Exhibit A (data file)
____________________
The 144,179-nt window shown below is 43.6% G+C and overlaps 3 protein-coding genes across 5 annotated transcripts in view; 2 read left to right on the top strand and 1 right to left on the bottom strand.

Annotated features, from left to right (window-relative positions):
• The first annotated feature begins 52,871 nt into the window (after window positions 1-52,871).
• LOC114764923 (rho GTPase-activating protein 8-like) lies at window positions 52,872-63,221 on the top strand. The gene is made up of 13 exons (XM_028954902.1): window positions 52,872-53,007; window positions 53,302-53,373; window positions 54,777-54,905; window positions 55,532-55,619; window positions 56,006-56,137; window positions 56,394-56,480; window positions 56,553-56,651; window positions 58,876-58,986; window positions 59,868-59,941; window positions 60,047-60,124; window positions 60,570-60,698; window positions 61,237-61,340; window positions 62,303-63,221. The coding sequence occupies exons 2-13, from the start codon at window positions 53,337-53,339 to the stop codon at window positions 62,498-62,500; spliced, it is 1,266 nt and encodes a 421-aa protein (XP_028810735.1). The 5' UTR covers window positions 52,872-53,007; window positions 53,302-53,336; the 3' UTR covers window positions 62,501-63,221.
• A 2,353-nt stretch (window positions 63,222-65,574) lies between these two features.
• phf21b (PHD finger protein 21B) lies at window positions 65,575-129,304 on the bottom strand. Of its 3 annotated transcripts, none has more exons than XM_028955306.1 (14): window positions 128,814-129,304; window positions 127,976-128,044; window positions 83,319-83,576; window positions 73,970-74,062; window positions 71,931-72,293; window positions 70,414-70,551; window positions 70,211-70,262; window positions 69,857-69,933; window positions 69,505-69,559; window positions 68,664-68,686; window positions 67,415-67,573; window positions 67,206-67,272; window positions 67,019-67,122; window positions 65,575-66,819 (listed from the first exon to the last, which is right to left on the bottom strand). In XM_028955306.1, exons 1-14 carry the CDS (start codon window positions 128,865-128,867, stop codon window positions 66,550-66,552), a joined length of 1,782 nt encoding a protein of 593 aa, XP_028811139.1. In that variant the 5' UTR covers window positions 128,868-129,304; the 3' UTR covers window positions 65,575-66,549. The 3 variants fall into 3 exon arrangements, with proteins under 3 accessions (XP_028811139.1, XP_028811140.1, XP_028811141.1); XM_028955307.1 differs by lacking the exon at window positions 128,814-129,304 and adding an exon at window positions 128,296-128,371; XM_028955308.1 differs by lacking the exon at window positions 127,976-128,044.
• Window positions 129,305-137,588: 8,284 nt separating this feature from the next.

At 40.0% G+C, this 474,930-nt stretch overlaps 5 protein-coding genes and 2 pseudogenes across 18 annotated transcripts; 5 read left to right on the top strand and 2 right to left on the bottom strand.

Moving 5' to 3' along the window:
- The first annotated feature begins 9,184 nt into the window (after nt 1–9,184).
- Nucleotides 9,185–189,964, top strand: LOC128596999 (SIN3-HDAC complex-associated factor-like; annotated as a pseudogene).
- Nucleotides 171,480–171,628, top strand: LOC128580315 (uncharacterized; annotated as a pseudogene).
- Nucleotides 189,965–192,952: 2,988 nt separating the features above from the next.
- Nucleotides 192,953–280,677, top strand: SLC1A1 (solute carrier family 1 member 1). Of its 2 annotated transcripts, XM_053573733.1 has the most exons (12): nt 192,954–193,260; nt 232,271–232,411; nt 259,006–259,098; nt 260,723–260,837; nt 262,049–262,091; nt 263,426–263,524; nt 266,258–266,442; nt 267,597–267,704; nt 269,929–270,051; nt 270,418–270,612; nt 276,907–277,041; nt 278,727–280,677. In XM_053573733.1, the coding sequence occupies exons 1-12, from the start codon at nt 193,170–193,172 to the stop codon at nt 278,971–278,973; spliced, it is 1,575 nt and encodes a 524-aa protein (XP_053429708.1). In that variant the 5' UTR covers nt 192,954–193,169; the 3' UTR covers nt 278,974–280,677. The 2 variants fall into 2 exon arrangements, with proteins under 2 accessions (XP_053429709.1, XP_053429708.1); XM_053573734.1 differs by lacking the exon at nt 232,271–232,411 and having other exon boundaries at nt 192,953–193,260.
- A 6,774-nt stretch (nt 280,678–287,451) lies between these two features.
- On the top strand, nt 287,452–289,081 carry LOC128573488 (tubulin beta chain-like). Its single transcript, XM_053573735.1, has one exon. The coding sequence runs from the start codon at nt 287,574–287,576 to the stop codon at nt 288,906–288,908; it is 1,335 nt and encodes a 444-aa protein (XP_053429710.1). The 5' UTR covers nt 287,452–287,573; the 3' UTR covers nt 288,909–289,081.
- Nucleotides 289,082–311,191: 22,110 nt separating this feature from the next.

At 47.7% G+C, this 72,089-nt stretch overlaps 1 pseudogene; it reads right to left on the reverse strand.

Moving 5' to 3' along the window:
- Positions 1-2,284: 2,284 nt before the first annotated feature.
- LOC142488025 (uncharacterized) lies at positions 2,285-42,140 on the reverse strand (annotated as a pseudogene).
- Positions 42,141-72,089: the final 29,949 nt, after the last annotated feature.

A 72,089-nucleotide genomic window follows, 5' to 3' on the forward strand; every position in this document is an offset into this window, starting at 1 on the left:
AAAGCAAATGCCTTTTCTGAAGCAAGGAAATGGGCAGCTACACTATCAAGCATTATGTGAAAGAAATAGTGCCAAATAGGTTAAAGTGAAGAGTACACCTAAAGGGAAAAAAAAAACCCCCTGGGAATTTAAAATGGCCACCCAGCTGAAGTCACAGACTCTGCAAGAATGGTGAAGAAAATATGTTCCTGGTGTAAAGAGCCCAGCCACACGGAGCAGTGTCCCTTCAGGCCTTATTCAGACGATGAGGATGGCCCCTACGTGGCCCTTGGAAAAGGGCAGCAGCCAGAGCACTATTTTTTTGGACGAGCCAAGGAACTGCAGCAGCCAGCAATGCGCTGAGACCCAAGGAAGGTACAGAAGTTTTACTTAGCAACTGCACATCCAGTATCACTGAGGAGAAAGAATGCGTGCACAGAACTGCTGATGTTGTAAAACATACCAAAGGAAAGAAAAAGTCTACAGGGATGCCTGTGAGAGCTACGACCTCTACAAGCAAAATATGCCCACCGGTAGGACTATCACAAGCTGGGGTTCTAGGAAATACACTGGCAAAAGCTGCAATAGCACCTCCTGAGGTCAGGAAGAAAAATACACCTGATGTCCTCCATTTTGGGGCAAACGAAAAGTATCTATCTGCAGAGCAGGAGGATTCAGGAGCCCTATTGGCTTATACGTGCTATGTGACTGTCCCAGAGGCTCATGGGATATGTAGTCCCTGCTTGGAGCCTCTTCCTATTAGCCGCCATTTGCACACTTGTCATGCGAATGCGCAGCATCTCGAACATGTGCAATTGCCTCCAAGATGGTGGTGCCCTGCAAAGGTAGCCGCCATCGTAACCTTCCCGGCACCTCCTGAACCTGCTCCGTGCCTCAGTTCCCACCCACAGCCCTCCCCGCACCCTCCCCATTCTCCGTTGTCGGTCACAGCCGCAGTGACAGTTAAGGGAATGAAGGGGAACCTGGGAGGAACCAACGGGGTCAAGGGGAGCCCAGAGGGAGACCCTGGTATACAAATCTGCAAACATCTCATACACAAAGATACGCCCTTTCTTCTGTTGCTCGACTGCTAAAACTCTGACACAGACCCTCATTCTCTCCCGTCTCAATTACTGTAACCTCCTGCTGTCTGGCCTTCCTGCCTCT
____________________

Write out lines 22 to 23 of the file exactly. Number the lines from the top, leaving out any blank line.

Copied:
- Positions 42,141-72,089: the final 29,949 nt, after the last annotated feature.

A 72,089-nucleotide genomic window follows, 5' to 3' on the forward strand; every position in this document is an offset into this window, starting at 1 on the left: